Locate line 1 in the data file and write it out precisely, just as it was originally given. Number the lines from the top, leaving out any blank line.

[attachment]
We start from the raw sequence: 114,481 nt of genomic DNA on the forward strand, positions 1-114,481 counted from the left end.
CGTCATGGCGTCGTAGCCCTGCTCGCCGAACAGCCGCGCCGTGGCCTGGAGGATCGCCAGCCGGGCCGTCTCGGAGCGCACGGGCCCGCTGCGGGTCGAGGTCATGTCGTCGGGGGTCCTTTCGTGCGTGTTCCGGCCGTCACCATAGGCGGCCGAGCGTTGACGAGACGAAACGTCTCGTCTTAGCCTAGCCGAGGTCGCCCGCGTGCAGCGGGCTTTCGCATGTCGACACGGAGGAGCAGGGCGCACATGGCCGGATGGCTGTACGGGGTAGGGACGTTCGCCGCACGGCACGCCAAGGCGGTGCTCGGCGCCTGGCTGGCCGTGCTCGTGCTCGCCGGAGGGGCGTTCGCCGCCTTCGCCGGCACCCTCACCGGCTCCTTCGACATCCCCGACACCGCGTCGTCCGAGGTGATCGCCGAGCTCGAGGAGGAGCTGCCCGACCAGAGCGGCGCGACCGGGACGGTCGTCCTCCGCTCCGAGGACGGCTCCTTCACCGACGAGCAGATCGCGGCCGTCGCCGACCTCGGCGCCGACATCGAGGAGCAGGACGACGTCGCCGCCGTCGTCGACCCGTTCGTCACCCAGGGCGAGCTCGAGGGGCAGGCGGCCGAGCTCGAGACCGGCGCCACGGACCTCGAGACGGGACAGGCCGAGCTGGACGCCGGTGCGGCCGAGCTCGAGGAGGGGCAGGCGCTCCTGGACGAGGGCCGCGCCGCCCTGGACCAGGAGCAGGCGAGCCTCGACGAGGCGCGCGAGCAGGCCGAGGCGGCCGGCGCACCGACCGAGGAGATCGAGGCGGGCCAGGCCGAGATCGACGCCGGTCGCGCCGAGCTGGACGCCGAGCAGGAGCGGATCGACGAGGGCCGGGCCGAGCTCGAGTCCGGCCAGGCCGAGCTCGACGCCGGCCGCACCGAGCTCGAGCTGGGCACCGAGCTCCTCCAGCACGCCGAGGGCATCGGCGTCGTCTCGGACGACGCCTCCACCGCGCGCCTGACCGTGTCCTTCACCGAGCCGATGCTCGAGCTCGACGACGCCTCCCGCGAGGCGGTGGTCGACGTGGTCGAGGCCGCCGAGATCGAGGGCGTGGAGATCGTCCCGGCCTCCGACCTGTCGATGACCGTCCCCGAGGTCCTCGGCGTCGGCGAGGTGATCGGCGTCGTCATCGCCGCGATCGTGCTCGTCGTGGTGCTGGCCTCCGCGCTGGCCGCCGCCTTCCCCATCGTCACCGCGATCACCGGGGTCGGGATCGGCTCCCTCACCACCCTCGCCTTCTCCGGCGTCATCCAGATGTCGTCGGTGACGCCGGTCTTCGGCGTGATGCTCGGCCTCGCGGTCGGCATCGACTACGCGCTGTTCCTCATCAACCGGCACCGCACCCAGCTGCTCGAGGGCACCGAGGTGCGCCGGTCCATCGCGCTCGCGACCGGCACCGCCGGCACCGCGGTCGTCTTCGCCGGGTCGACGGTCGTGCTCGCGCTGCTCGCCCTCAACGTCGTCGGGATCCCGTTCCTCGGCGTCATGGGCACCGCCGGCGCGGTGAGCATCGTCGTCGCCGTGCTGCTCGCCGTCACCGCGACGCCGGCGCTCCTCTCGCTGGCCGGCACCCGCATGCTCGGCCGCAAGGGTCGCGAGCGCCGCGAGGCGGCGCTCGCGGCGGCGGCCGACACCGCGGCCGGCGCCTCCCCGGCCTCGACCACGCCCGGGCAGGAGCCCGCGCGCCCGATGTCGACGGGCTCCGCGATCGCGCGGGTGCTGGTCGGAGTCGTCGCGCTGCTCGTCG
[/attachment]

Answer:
We start from the raw sequence: 114,481 nt of genomic DNA on the forward strand, positions 1-114,481 counted from the left end.